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Bengals Must Correct Conservative Offense to End Playoff Losing Streak

Chris Roling@@Chris_RolingFeatured ColumnistDecember 29, 2015

December 20, 2015; Santa Clara, CA, USA; Cincinnati Bengals head coach Marvin Lewis instructs during the third quarter against the San Francisco 49ers at Levi's Stadium. The 49ers defeated the Bengals 24-14. Mandatory Credit: Kyle Terada-USA TODAY Sports
Kyle Terada-USA TODAY Sports

Complacency kills teams like the Cincinnati Bengals.

Look at Marvin Lewis' team in the 20-17 overtime loss to the Denver Broncos on Monday Night Football.

Down a starting quarterback, tight end and safety, Lewis combined with offensive coordinator Hue Jackson to orchestrate one of, if not the best halves of Bengals football on the season. 

It wasn't Andy Dalton under center. He watched bundled up on the sideline with a cast still on his wrist as AJ McCarron went 12-of-17 for 119 yards and a score in the first half. The Alabama product was razor-sharp on the quick passes, helping A.J. Green and Marvin Jones put on a show on the outside and combining with the duo of Jeremy Hill and Giovani Bernard in the backfield to keep the chains moving.

In other words, the Bengals showed loud and clear it could move the ball against one of the league's best defenses, and that McCarron is more than capable of taking risks and making tight throws regardless of stage.

Over the course of the first half, Cincinnati hardly had issues moving the football, nor did the offense face long third-down scenarios. McCarron mostly knew where the ball would go before each snap, the unit dabbled in some Wildcat and unbalanced line looks and went to halftime with a 14-3 advantage, racking up 205 total yards over their first three drives alone.

Clarence Hill of the Star Telegram put it best:

Clarence Hill Jr @clarencehilljr

Hue Jackson putting a clown suit on the vaunted Broncos defense. Hue Jackson should be a head coach next year

The Bengals finished with 294 total yards and a heartbreaking overtime loss.

As a game in Denver tends to usually do, it was the offense's job to keep producing and protect a defense that was sure to begin to struggle as the game wore on thanks to the elevation of the stadium. 

This happened, of course, by way of silly flags, a breakdown in the secondary leading to a touchdown and breakdowns at every level of the defense allowing a go-ahead rushing score.

McCarron's shown he can make the throws, so there's no reason to back off his taking risks when it matters.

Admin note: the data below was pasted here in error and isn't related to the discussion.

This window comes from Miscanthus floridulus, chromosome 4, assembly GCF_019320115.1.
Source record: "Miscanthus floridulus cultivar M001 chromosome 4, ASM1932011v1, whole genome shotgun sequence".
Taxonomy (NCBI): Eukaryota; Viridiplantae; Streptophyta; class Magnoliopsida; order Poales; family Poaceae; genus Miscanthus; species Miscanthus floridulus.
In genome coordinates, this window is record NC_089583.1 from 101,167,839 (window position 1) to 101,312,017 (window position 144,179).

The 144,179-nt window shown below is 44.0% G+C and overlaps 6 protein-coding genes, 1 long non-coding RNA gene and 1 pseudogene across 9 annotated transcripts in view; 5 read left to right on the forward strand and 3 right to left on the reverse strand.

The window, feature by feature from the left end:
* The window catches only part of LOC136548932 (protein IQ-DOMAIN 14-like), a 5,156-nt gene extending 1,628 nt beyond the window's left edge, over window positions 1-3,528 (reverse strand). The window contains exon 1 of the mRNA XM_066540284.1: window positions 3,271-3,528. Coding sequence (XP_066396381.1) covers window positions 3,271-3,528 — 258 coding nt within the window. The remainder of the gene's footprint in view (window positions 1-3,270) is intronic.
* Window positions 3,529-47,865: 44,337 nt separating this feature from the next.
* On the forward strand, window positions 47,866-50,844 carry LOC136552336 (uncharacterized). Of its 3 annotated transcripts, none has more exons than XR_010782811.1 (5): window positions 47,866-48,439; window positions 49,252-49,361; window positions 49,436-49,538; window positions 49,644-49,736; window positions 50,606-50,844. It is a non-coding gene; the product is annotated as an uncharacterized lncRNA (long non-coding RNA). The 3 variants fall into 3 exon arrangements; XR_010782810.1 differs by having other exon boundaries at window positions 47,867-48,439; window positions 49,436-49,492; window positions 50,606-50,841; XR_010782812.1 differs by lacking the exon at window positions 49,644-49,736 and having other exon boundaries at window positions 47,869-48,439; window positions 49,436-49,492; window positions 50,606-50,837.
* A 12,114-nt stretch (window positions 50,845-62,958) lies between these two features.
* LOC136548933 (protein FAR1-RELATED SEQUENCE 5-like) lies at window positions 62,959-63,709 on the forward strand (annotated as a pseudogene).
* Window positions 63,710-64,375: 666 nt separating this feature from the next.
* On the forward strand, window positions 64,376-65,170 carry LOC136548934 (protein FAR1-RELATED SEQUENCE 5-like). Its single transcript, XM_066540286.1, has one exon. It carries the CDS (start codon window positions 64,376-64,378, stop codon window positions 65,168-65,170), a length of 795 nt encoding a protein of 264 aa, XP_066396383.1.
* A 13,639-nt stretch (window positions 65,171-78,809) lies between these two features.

McCarron's shown he can make the throws, so there's no reason to back off his taking risks when it matters.Chris Humphreys-USA TODAY Sports

All the while, McCarron and Co. went vanilla and put the defense on the field more than it had been in the first half. The offensive line suddenly struggled to gain any traction, and the offense as a whole seemed to telegraph its every intention before the snap. Mostly gone were unbalanced lines, misdirections, screens and anything else to thwart Denver's halftime adjustments.

In reality, there's little explanation for the drastic change in offensive approach after the half other than somebody else took over the play-calling duties. Having a lead in Denver with a playoff bye on the line, something the team needs to get their starting quarterback back for the playoffs, doesn't excuse easing off.

The conservative approach, backup under center or not, won't work in the postseason regardless. How could it? New England would eventually break free with offense. The globe just saw what Denver can do. Houston's defense has J.J. Watt, Kansas City and the New York Jets tout elite defenses and Pittsburgh remains as dangerous as ever.

To make matters worse, the health of McCarron suddenly takes the spotlight as the play on the botched snapped might have injured his wrist, according to Fox 19's Joe Danneman:

Joe Danneman @FOX19Joe

McCarron hurt left wrist on final play. It's wrapped. Says he doesn't know how bad it is. Will get it checked tomorrow.

Joe Danneman @FOX19Joe

McCarron on if his wrist injury will keep him out: I hope not.

If for some reason the Bengals are without their top two quarterbacks, well, forget it.

Blame's going to go many different places in the coming week, though not necessarily from the locker room itself. Folks will point at an offensive line that is continuing to struggle, iffy performances out of the backfield, constant hiccups by the defense and injuries.

In the end, though, these sort of consistent struggles and a clear lack of underperformance against an opposing coaching staff falls on the shoulders of the Bengals coaching staff. There's no reason the Bengals should fall from one of the year's best performances to one of its worst in the blink of an eye after a halftime break. 

There's a fine line between playing to protect an inexperienced quarterback and playing not to lose. Lewis and Co. crossed it Monday, and it cost the Bengals quite a lot.

The conservative, nonadaptive approach, or even a willingness to slow things down and employ the basics, has to go or the Bengals will once again take an early exit from the postseason no matter who lines up under center.

Stats courtesy of NFL.com and are accurate as of December 29. All advanced metrics courtesy of Pro Football Focus.

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